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Old 06-21-2019, 08:36 AM
 
6,528 posts, read 1,336,586 times
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Quote:
Originally Posted by Fran66 View Post

(This thread is going to be a bust, isn't it? LOLOLOLOLOLOL Oh well, I tried. LOLOLOLOLOL)
Don't be impatient if you don't receive any responses at first. I don't know how many threads I have started -- probably at least a dozen -- that received no responses for hours, but ended up with ten or more pages of replies!
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Old 06-21-2019, 08:41 AM
 
1,946 posts, read 2,708,224 times
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Quote:
Originally Posted by katharsis View Post
Don't be impatient if you don't receive any responses at first. I don't know how many threads I have started -- probably at least a dozen -- that received no responses for hours, but ended up with ten or more pages of replies!
We need an emoji that is laughing! Yeah, I know. Thanks. And just from the few responses so far (more than I thought there would EVER be) -- I've learned a lot. This thread may turn out very good!
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Old 06-21-2019, 08:42 AM
 
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Quote:
Originally Posted by katharsis View Post
That would depend on whether or not I knew how my current life would turn out. Iin other words, if I knew who and when I would marry, if nothing changed, for example -- OR if you are just talking about general advice.

If I did not know how my life would turn out, I would just tell myself to go to a four-year university and obtain a degree; to take better care of my health and teeth; and to not care so much about what other people thought -- and especially not my relatives.

If I did know how my future would be if I did nothing to change it, I would still tell myself the above, but I would add the following:

1. To have a career that would be almost immune to later technology and that I would enjoy. (In my case, I think that would involve me becoming a paralegal).

2. To not marry my first two husbands and to marry my first husband sooner. (My current husband and I have been married 35 years, and my only regret about that is that we did not meet sooner.)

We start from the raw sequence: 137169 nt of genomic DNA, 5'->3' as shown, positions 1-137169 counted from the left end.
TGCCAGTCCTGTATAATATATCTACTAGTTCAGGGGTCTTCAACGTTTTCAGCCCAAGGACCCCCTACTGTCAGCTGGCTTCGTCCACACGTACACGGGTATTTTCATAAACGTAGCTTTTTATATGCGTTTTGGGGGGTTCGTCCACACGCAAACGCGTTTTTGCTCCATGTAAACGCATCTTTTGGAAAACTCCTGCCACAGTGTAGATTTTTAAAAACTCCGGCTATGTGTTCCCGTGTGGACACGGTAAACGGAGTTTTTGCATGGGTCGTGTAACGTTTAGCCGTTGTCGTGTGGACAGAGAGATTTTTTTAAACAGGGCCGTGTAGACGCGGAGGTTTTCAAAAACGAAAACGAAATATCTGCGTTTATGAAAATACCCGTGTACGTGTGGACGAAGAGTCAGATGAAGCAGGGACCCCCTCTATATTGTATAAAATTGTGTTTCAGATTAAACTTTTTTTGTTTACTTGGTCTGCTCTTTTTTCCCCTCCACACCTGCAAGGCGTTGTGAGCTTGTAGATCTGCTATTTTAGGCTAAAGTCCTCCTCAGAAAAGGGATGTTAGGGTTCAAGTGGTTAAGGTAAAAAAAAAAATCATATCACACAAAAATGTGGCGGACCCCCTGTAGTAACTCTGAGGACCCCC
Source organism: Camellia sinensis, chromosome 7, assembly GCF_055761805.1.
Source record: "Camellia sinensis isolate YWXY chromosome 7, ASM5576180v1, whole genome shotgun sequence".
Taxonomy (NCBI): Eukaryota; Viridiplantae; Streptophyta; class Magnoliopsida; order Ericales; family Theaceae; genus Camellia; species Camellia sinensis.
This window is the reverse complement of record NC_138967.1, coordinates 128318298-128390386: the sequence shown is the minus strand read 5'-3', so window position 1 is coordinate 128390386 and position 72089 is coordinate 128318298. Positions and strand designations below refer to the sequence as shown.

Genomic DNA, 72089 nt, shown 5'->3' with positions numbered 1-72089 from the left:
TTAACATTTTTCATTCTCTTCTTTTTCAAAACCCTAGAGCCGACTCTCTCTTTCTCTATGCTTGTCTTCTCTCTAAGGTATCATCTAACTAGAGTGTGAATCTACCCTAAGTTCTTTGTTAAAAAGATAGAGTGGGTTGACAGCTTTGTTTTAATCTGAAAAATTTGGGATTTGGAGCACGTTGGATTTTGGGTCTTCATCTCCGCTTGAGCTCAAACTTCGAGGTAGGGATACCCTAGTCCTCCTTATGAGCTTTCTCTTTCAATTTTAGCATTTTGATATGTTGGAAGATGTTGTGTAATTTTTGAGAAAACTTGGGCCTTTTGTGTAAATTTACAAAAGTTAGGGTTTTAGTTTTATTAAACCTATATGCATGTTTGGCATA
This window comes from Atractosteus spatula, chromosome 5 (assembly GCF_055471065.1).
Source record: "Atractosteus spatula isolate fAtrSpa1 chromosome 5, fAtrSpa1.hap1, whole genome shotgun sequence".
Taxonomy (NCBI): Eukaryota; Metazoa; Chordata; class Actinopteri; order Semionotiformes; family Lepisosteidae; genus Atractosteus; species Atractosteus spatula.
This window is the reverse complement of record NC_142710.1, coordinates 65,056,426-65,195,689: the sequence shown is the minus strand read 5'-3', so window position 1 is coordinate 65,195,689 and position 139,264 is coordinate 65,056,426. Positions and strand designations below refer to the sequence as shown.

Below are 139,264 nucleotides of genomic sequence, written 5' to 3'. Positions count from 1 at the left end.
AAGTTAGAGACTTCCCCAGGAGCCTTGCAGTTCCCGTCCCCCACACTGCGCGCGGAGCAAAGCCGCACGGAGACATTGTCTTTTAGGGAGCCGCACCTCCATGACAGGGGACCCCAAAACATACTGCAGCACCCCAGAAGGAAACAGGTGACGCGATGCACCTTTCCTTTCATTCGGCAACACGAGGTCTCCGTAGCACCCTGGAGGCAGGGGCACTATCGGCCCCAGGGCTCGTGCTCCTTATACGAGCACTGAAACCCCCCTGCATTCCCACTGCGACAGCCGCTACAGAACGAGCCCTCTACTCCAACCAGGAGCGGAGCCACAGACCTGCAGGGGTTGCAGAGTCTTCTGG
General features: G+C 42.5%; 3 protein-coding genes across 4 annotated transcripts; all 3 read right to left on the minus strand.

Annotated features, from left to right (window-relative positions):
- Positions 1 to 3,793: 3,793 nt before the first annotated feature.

3. To not adopt older children, and probably not even an infant or toddler. (I am not saying that no one should adopt, but that is was just a big mistake for us and for them, too. Our expectations were too high, which was our fault and not theirs.)

4. To move to a four seasons climate about 1990 and buy a nice home there ASAP.
General advice, of course. And your post is very good (IMHO)!
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Old 06-21-2019, 08:59 AM
 
1,632 posts, read 557,035 times
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The most important advice I could ever give my younger self (meaning from my teen years onward for several decades) is to never try to be what you think someone else wants you to be, in terms of personal relationships; it's never worth it, and it rarely works out in the end.

Of course that mindset was a result of how 1940s and 1950s culture viewed girls and women and what their ultimate goal 'should' be (i.e., "getting a man/husband".) I'd make a huge pitch to my younger self to ditch that way of thinking and just be myself with no external or internal pressure to be anything else.
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Old 06-21-2019, 09:15 AM
 
3,714 posts, read 3,116,335 times
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Not that I would have listened anyway but I would tell myself not to listen to advice from old people. Their regrets color their advice too much, not to mention the advice tends to involve a life path they didn't follow themselves.
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Old 06-21-2019, 09:18 AM
 
401 posts, read 71,604 times